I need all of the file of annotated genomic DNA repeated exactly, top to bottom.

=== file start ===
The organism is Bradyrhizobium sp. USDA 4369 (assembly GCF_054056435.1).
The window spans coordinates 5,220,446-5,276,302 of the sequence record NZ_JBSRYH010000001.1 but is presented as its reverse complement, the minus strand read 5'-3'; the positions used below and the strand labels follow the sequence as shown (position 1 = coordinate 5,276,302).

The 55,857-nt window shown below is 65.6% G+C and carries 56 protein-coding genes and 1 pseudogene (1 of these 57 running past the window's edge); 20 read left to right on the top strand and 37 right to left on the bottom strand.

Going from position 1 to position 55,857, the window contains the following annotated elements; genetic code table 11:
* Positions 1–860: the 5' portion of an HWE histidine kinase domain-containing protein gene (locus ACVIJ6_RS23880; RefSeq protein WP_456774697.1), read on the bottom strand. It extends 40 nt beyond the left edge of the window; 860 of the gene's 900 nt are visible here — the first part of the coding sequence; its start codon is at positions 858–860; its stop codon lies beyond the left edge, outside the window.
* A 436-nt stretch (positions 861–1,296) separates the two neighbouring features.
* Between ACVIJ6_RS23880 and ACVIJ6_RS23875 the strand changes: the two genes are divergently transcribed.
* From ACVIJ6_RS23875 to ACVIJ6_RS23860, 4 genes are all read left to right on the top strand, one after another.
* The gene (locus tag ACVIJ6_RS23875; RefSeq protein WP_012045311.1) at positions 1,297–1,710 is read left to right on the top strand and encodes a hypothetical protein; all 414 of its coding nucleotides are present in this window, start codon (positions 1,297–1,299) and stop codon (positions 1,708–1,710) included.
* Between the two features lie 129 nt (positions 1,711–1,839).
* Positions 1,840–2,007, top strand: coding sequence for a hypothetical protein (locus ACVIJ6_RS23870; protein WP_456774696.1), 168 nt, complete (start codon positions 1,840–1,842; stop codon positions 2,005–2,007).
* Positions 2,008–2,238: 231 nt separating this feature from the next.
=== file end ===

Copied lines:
The organism is Bradyrhizobium sp. USDA 4369 (assembly GCF_054056435.1).
The window spans coordinates 5,220,446-5,276,302 of the sequence record NZ_JBSRYH010000001.1 but is presented as its reverse complement, the minus strand read 5'-3'; the positions used below and the strand labels follow the sequence as shown (position 1 = coordinate 5,276,302).

The 55,857-nt window shown below is 65.6% G+C and carries 56 protein-coding genes and 1 pseudogene (1 of these 57 running past the window's edge); 20 read left to right on the top strand and 37 right to left on the bottom strand.

Going from position 1 to position 55,857, the window contains the following annotated elements; genetic code table 11:
* Positions 1–860: the 5' portion of an HWE histidine kinase domain-containing protein gene (locus ACVIJ6_RS23880; RefSeq protein WP_456774697.1), read on the bottom strand. It extends 40 nt beyond the left edge of the window; 860 of the gene's 900 nt are visible here — the first part of the coding sequence; its start codon is at positions 858–860; its stop codon lies beyond the left edge, outside the window.
* A 436-nt stretch (positions 861–1,296) separates the two neighbouring features.
* Between ACVIJ6_RS23880 and ACVIJ6_RS23875 the strand changes: the two genes are divergently transcribed.
* From ACVIJ6_RS23875 to ACVIJ6_RS23860, 4 genes are all read left to right on the top strand, one after another.
* The gene (locus tag ACVIJ6_RS23875; RefSeq protein WP_012045311.1) at positions 1,297–1,710 is read left to right on the top strand and encodes a hypothetical protein; all 414 of its coding nucleotides are present in this window, start codon (positions 1,297–1,299) and stop codon (positions 1,708–1,710) included.
* Between the two features lie 129 nt (positions 1,711–1,839).
* Positions 1,840–2,007, top strand: coding sequence for a hypothetical protein (locus ACVIJ6_RS23870; protein WP_456774696.1), 168 nt, complete (start codon positions 1,840–1,842; stop codon positions 2,005–2,007).
* Positions 2,008–2,238: 231 nt separating this feature from the next.